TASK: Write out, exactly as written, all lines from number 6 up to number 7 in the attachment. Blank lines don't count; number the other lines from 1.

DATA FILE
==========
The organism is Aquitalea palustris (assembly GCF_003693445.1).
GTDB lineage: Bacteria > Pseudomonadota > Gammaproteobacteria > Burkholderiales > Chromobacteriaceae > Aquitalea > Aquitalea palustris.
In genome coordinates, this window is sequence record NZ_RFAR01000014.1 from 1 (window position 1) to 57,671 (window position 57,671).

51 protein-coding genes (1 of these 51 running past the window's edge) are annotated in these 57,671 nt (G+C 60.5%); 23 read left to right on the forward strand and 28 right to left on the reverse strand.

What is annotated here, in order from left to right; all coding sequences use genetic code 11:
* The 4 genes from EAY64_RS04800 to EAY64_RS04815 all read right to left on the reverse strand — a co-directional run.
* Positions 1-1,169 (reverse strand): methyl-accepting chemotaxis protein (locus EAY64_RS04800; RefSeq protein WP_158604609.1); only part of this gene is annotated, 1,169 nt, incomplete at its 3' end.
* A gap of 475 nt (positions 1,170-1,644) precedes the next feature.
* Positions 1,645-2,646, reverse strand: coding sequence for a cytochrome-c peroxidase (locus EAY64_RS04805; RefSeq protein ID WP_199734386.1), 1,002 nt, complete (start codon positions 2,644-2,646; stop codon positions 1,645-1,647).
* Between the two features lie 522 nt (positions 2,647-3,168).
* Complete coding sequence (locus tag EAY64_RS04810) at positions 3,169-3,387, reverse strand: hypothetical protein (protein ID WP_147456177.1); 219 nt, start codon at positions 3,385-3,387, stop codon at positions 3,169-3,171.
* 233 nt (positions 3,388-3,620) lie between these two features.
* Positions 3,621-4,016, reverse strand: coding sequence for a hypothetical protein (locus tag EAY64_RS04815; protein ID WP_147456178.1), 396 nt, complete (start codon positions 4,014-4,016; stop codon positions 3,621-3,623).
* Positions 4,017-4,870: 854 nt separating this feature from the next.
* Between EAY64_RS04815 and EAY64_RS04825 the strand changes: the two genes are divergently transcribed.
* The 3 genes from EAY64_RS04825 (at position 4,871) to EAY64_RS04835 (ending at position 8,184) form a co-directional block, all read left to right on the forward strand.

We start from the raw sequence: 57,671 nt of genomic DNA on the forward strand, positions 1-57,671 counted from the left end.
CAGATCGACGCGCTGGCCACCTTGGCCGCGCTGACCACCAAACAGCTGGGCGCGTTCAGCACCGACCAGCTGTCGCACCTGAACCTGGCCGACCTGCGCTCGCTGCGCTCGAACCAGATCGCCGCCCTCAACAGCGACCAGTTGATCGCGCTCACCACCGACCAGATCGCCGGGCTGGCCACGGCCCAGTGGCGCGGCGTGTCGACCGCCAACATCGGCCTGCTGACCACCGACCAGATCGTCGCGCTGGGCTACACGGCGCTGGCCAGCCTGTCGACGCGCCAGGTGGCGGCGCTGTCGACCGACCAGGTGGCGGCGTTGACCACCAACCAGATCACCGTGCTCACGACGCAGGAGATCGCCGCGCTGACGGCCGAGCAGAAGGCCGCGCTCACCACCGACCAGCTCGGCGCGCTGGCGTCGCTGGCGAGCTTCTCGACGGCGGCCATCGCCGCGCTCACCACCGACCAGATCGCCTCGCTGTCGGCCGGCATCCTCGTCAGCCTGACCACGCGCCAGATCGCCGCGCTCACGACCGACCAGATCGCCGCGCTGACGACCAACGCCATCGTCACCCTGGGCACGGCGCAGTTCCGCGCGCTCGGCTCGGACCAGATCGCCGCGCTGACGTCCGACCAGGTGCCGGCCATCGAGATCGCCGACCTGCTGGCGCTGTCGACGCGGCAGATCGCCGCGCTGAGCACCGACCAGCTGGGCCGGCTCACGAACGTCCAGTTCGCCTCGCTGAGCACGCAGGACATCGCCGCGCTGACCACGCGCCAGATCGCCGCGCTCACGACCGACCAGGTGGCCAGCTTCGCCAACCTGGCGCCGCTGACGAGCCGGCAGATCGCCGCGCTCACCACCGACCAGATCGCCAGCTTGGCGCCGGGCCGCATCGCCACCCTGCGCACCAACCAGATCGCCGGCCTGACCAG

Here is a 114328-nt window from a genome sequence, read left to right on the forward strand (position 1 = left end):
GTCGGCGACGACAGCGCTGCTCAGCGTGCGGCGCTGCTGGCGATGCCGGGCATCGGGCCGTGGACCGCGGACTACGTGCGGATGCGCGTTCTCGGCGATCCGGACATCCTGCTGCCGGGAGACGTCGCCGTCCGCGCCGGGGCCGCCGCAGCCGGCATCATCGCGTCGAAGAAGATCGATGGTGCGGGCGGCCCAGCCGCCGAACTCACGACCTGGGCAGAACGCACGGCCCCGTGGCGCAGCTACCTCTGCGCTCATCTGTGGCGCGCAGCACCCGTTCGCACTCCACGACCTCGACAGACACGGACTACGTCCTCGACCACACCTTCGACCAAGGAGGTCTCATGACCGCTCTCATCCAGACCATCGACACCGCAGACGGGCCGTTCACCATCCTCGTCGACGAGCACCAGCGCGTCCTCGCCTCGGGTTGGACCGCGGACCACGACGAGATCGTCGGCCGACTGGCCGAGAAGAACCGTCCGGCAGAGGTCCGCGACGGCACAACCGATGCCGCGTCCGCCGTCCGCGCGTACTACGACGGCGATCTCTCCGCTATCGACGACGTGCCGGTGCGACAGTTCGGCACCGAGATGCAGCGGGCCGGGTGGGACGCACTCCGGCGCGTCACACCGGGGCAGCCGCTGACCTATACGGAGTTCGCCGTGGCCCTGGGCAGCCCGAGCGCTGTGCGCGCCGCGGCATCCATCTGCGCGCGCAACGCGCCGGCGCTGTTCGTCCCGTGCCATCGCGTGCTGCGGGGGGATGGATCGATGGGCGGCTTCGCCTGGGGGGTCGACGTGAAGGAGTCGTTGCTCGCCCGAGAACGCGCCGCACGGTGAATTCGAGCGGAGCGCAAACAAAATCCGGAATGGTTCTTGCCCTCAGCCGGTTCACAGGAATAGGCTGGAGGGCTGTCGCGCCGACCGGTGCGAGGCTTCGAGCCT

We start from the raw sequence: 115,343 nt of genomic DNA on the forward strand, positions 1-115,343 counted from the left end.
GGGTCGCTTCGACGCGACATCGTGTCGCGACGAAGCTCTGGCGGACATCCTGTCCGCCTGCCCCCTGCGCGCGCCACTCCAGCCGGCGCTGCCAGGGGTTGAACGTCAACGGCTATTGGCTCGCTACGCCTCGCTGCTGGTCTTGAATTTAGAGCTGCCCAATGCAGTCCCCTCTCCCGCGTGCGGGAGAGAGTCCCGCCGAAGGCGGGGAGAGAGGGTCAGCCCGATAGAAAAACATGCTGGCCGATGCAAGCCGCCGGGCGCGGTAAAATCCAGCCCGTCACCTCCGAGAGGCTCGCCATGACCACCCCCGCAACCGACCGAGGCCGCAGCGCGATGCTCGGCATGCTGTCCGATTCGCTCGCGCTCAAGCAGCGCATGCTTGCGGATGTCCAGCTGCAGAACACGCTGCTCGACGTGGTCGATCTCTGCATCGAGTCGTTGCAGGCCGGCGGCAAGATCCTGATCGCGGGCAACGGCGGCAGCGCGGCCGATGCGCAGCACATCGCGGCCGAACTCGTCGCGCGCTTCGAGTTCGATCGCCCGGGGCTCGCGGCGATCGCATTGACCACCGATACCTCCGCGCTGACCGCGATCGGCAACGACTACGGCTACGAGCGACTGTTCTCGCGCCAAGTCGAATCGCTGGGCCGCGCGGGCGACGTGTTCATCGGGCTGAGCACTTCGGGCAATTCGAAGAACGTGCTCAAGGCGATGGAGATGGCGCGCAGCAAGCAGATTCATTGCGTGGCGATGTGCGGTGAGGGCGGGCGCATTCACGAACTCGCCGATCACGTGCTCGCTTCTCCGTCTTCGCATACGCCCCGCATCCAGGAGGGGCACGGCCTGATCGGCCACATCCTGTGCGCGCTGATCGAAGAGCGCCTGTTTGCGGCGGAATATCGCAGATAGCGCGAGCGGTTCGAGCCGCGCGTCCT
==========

* The 4 genes from EAY64_RS04800 to EAY64_RS04815 all read right to left on the reverse strand — a co-directional run.
* Positions 1-1,169 (reverse strand): methyl-accepting chemotaxis protein (locus EAY64_RS04800; RefSeq protein WP_158604609.1); only part of this gene is annotated, 1,169 nt, incomplete at its 3' end.